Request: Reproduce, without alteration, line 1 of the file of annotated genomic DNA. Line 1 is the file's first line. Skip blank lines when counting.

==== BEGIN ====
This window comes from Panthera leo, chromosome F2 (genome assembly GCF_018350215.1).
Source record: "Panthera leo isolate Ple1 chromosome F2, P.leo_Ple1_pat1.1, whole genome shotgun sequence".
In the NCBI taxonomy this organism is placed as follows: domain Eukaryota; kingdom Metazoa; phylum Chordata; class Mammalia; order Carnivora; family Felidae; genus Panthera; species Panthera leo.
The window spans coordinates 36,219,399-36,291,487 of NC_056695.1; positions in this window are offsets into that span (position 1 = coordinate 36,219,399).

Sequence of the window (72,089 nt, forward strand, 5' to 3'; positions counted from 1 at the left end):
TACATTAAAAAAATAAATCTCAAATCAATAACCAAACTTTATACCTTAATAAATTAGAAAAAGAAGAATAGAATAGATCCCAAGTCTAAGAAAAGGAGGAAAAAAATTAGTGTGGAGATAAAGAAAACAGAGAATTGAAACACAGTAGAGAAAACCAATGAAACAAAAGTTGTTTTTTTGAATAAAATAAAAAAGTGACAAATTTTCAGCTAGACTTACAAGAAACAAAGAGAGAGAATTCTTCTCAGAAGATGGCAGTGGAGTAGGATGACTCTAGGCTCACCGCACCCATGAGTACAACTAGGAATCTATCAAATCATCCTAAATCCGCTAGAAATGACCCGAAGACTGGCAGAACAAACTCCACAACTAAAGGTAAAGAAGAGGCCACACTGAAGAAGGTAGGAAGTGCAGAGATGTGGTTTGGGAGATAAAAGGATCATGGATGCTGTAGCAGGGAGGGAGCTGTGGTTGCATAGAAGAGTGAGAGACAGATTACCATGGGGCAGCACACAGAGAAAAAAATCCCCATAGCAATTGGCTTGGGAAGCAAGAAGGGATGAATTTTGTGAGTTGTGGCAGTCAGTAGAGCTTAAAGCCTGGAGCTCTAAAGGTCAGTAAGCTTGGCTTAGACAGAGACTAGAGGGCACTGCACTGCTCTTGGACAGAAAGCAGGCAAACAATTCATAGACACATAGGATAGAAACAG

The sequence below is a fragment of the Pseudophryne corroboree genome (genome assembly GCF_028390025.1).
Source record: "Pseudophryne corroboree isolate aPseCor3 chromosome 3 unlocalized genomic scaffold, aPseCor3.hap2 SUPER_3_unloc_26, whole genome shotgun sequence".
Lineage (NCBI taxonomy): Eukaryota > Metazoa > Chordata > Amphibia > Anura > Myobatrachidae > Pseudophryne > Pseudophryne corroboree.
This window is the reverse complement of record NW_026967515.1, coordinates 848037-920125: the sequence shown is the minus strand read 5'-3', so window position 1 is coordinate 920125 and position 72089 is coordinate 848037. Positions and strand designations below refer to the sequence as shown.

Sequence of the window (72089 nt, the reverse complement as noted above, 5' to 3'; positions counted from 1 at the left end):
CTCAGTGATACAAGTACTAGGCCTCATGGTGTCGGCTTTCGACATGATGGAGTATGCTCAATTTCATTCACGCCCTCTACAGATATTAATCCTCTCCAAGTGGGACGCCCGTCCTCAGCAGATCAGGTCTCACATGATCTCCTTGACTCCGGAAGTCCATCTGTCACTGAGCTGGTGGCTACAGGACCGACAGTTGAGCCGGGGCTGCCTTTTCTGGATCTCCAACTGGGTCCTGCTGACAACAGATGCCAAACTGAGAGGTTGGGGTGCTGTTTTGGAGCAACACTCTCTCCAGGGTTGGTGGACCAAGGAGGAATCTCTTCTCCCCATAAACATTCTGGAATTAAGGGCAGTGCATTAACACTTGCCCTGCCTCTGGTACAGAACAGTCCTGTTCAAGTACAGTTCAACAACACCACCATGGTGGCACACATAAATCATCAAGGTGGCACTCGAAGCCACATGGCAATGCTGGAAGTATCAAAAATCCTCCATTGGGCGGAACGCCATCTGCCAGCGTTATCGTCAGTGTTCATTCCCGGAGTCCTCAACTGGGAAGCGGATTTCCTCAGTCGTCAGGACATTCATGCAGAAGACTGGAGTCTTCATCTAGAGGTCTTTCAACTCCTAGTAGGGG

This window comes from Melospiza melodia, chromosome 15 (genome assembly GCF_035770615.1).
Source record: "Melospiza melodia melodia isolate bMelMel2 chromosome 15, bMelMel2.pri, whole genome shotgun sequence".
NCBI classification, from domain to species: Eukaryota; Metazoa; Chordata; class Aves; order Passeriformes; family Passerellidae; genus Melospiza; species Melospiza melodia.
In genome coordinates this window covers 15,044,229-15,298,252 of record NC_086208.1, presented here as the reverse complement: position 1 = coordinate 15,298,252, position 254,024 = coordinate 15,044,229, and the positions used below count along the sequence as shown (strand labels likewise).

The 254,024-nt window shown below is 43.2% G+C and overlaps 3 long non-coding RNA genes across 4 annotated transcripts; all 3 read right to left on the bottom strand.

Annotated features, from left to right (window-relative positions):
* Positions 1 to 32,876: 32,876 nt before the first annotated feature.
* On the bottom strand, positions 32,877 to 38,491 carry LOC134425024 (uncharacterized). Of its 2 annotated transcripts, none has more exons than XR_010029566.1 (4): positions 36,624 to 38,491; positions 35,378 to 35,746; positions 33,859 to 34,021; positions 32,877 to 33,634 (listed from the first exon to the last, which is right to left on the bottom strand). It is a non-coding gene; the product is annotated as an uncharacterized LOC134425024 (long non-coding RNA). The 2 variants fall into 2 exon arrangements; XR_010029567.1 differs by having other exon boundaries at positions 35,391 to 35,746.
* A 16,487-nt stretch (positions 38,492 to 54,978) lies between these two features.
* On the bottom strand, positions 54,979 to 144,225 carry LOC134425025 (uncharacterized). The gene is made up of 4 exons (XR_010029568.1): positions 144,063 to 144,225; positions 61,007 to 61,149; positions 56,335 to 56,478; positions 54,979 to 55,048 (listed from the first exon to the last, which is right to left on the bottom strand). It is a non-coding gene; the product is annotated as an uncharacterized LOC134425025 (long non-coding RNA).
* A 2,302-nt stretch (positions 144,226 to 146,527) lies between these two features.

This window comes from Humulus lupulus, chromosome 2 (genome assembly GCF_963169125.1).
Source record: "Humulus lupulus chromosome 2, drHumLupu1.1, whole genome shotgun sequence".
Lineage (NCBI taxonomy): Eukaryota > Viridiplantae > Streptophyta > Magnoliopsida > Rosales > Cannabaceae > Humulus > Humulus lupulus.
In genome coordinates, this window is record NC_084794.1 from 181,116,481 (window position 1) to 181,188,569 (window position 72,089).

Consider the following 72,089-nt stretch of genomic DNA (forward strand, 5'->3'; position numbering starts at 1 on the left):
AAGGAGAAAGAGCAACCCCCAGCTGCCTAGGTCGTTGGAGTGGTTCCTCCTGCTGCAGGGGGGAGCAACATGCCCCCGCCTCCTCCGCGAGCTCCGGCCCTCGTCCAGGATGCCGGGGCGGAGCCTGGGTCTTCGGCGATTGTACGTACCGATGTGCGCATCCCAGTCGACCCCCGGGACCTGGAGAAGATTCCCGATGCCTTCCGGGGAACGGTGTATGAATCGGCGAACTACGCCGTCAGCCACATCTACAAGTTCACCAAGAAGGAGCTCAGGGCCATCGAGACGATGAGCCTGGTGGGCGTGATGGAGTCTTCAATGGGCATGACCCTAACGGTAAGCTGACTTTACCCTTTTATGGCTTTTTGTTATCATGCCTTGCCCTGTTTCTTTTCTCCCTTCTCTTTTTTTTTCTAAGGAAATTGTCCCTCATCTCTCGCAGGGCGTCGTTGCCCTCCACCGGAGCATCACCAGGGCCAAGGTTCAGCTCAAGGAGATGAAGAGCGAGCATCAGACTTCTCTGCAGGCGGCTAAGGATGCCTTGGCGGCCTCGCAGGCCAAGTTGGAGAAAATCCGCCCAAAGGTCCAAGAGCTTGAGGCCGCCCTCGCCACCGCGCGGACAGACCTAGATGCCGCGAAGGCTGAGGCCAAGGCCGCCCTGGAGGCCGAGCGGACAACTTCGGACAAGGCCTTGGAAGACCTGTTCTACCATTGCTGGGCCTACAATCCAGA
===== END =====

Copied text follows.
This window comes from Panthera leo, chromosome F2 (genome assembly GCF_018350215.1).